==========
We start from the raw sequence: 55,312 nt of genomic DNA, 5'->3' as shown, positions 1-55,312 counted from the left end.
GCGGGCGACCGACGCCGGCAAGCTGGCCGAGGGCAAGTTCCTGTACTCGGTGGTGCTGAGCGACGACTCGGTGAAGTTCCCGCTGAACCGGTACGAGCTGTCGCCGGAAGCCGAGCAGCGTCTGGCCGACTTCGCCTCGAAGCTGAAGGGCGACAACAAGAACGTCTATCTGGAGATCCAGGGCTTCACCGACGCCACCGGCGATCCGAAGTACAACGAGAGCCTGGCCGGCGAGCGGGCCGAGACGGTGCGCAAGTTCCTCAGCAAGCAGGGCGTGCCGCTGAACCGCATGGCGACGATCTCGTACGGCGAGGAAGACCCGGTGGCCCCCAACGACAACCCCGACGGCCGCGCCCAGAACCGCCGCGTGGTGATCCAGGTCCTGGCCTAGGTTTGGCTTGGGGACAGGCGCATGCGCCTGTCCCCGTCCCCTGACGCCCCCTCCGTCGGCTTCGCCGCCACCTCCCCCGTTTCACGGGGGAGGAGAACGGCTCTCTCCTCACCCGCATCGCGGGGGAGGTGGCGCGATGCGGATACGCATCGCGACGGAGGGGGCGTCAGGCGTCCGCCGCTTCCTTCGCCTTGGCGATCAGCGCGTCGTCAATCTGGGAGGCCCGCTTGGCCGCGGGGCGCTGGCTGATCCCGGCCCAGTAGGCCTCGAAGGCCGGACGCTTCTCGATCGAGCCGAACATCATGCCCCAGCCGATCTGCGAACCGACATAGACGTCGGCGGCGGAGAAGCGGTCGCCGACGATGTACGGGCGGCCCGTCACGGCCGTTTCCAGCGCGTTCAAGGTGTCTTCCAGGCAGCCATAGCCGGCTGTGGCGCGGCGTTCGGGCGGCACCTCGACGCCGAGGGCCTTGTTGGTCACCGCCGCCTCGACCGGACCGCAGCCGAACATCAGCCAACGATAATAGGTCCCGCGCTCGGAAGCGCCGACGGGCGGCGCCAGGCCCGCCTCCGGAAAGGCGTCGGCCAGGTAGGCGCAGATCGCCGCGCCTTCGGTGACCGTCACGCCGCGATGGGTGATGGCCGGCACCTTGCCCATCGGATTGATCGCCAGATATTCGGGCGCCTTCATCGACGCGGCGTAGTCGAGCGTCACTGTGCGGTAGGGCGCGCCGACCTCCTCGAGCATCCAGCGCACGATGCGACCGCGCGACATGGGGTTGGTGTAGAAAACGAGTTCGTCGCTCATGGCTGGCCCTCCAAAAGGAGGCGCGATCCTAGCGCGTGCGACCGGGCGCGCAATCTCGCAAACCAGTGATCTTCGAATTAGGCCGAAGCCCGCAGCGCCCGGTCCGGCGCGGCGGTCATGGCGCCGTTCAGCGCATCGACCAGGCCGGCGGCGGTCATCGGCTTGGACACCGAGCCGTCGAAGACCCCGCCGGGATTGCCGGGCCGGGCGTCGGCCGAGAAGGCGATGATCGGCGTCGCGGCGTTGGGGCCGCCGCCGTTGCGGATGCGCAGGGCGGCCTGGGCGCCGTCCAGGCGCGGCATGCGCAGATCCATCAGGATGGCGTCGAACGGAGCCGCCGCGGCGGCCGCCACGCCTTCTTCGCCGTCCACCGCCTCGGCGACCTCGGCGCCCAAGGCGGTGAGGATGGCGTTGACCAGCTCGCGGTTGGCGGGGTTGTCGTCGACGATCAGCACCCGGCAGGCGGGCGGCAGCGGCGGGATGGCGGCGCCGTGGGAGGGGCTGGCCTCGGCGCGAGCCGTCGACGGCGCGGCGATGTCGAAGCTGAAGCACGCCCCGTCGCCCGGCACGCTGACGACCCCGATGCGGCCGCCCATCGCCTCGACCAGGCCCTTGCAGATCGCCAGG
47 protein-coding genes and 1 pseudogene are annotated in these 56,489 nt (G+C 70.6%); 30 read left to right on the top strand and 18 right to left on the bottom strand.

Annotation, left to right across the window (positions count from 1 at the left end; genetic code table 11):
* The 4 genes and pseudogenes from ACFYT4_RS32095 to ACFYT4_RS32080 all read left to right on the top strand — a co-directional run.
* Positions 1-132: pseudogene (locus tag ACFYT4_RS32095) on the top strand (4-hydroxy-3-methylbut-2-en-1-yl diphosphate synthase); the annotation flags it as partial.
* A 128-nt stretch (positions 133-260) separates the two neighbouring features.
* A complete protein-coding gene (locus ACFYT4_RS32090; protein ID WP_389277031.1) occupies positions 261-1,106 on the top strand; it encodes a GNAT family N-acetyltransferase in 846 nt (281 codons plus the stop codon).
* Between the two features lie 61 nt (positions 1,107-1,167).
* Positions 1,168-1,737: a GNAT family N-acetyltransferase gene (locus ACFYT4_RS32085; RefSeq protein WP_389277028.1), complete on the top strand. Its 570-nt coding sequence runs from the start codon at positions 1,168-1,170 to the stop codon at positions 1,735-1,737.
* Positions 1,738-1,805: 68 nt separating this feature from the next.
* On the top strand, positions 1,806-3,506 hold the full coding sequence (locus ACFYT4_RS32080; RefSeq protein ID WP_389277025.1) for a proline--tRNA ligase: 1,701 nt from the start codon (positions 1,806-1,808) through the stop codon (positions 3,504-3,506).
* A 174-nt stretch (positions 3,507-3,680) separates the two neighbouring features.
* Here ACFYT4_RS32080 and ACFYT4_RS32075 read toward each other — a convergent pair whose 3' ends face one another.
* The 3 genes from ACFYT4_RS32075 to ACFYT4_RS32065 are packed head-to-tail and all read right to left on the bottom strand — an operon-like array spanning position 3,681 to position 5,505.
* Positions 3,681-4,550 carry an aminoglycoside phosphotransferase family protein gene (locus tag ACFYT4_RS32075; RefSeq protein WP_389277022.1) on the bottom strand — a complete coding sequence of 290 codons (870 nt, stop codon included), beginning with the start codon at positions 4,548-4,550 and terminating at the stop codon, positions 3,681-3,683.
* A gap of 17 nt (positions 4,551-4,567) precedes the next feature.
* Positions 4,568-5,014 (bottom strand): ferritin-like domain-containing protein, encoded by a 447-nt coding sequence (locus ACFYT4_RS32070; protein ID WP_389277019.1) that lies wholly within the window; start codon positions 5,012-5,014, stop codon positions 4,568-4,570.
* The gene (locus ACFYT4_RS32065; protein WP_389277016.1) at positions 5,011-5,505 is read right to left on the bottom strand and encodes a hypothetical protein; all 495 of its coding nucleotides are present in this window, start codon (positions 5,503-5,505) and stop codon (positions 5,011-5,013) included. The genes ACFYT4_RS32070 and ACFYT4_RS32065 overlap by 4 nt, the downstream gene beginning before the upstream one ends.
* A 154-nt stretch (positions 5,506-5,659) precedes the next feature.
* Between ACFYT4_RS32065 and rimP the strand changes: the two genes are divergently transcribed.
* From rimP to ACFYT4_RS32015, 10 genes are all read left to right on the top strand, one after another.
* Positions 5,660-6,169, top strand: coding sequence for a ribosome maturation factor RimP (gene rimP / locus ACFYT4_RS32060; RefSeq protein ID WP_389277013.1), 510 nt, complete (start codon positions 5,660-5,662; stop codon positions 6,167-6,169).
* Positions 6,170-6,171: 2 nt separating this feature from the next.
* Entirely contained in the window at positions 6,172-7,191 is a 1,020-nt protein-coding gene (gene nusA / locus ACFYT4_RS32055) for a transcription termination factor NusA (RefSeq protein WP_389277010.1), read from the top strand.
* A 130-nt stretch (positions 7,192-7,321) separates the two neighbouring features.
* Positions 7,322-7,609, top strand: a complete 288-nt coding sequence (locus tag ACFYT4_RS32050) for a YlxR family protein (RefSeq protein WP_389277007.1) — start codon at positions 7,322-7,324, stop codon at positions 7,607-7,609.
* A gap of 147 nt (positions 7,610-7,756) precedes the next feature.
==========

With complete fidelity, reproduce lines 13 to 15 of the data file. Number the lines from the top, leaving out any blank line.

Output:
* A 174-nt stretch (positions 3,507-3,680) separates the two neighbouring features.
* Here ACFYT4_RS32080 and ACFYT4_RS32075 read toward each other — a convergent pair whose 3' ends face one another.
* The 3 genes from ACFYT4_RS32075 to ACFYT4_RS32065 are packed head-to-tail and all read right to left on the bottom strand — an operon-like array spanning position 3,681 to position 5,505.